Hurricane Amanda & The Holiday Forecast

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Good morning Weather2020 Bloggers,

There is a rare early major hurricane in the Pacific Ocean.  Hurricane Amanda fired on Thursday, and it is the first hurricane of the eastern Pacific hurricane season.  There is no real threat to land as this hurricane will likely weaken as it turns and drifts north.  Amanda became a Category 4 storm this morning on the Saffir-Simpson Hurricane Wind Scale. It is the second strongest May hurricane on record in the eastern Pacific behind 2001’s Hurricane Adolf.


Here is a closer up look at Amanda as of 7 AM this morning:


While Amanda spins over the Pacific Ocean we have our own spinning storm over the southwestern United States. It was centered near the Colorado/New Mexico border this morning and it is still slowly moving towards the plains. This system has been helping produce the conditions for heavy rain over the most drouth stricken areas to our west, but it has not helped produce heavy thunderstorms in our part of the world over eastern Kansas and western Missouri yet:


The upper low will maintain it’s strength into Monday and then it will weaken and likely start drifting away from the central plains.  The atmosphere should become more unstable this afternoon and there is apparently a southern Kansas disturbance rotating around the main storm this morning and this will likely track into eastern Kansas this afternoon and evening. We will have to see if any heavier thunderstorms develop. And, there will be another slightly stronger disturbance approaching us on Memorial Day which will likely produce a good chance of rain and thunderstorms sometime Monday, possibly early in the day, and then again later in the day if the atmosphere can destabilize.


The ridge aloft will briefly shift to the east today, as you can see above in the 582 dm line. That ridge shifts to over the Mississippi River and this should place eastern Kansas in a more favorable position.  There are two main jet streams and they are both way up to the north.  One of the streams can be seen in the five lines over northern Canada. Remember, the closer the lines are together the stronger the winds are, and this is how you can see where the jet stream may be located.  One of those streams is in northern Canada, and the other one has strengthened around the upper low in the Pacific Northwest.  The farther north jet streams have helped completely halt severe weather season.  The jet stream will likely drop a bit farther south into the Rocky Mountains and northern plains states within a weak bringing an increased risk of severe weather over the northern plains and sneaking down into Nebraska by around a week from now.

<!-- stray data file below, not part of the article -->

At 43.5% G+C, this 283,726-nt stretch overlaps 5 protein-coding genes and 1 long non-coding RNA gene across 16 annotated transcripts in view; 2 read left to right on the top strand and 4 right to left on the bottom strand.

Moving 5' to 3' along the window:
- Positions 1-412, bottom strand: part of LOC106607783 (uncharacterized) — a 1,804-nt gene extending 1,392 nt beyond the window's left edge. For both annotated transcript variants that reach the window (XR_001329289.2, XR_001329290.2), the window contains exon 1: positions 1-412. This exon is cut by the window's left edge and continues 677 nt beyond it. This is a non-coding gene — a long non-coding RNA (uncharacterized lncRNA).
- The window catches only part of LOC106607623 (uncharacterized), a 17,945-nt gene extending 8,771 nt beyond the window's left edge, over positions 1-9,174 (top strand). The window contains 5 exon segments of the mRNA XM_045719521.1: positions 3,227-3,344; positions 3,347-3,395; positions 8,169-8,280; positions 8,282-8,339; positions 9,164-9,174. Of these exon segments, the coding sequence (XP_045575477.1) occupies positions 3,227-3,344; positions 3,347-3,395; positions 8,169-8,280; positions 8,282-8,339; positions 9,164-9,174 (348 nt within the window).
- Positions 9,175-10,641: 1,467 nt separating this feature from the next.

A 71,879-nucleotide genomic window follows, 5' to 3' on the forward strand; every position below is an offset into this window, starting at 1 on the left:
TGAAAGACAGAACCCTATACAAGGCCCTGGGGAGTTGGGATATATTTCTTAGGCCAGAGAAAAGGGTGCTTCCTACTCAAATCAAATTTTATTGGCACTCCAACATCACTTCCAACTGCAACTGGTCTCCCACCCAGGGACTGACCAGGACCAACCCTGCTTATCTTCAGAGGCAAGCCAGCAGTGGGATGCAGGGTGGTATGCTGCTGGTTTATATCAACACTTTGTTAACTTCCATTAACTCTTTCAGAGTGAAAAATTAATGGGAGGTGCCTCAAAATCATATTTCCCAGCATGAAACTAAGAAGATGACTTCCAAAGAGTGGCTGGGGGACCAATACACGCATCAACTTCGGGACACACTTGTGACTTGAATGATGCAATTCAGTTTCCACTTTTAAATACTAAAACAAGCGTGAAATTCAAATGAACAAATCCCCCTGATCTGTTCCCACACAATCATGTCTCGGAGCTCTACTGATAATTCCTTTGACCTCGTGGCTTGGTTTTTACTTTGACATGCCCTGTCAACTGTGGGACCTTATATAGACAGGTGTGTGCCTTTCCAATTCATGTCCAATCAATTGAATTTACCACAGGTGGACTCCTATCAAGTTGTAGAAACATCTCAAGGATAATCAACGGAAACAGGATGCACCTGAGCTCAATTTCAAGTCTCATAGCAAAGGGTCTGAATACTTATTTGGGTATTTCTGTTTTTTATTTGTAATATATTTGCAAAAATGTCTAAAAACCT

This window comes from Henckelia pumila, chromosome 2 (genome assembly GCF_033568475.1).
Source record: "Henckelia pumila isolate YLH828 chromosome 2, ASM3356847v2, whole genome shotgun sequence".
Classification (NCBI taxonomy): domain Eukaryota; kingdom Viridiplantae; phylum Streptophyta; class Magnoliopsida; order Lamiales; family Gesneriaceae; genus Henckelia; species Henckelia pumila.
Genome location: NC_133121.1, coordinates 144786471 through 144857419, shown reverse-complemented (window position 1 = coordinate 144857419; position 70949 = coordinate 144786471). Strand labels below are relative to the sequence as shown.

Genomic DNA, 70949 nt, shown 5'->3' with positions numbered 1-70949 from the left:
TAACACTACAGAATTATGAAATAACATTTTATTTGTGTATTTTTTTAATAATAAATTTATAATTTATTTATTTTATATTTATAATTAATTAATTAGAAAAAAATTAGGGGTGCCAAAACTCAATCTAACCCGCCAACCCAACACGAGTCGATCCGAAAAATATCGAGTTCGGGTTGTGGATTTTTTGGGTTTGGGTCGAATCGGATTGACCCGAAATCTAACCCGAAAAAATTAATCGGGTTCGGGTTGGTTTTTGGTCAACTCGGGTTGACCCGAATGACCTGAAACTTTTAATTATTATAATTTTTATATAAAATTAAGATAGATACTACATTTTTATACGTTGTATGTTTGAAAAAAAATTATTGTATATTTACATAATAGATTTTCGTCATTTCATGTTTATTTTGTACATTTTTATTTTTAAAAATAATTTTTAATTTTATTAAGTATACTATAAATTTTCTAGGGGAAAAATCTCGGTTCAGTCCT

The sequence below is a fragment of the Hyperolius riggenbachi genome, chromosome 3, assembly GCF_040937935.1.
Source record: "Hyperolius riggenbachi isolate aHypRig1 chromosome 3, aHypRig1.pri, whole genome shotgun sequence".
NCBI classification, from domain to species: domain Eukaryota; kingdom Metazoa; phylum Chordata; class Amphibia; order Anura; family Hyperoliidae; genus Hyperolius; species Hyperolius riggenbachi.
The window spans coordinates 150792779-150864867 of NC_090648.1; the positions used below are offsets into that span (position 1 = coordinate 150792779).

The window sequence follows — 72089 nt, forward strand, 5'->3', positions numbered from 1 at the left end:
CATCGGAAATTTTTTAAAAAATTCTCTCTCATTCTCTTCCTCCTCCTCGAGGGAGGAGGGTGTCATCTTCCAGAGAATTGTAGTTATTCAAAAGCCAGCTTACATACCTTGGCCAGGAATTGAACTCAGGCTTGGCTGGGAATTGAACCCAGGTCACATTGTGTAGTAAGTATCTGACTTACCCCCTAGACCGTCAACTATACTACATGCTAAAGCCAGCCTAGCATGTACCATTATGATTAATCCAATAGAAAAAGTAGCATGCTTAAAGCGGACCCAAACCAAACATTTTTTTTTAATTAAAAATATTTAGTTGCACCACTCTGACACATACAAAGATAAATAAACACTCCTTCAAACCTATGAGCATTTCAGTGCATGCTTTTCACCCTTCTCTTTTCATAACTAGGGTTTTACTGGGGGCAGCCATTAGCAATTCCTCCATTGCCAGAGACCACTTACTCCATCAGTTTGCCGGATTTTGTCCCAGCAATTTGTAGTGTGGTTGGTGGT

The upper low will be weakening by Tuesday and drifting southeast. Often at this time of the year we can start to see why we have been so dry or wet in the past year. And, with us being in a dry weather pattern still to this date we can see a hint as to why.  This upper low dropped into the southwest, meandered around and drifted east, then it started drifting northeast right towards Kansas City, but now it is expected to track southeast again. This is a symptom of what likely was going on in the big picture during the winter and early spring and one of the reasons for our are not getting many wide spread rain events.

Let’s see how this sets up in the next couple of days.  Please let us know if you have any questions or comments on this weather pattern.


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Gary, hope you are having a great weekend. Just signed up as a blog subscriber. Looking forward to when us DROID users also have access to the app and the LRC forecasts before the next road trip.Thank you.


I remember seeing a significant chance of severe weather for this coming Thursday. Have your thoughts changed on that now?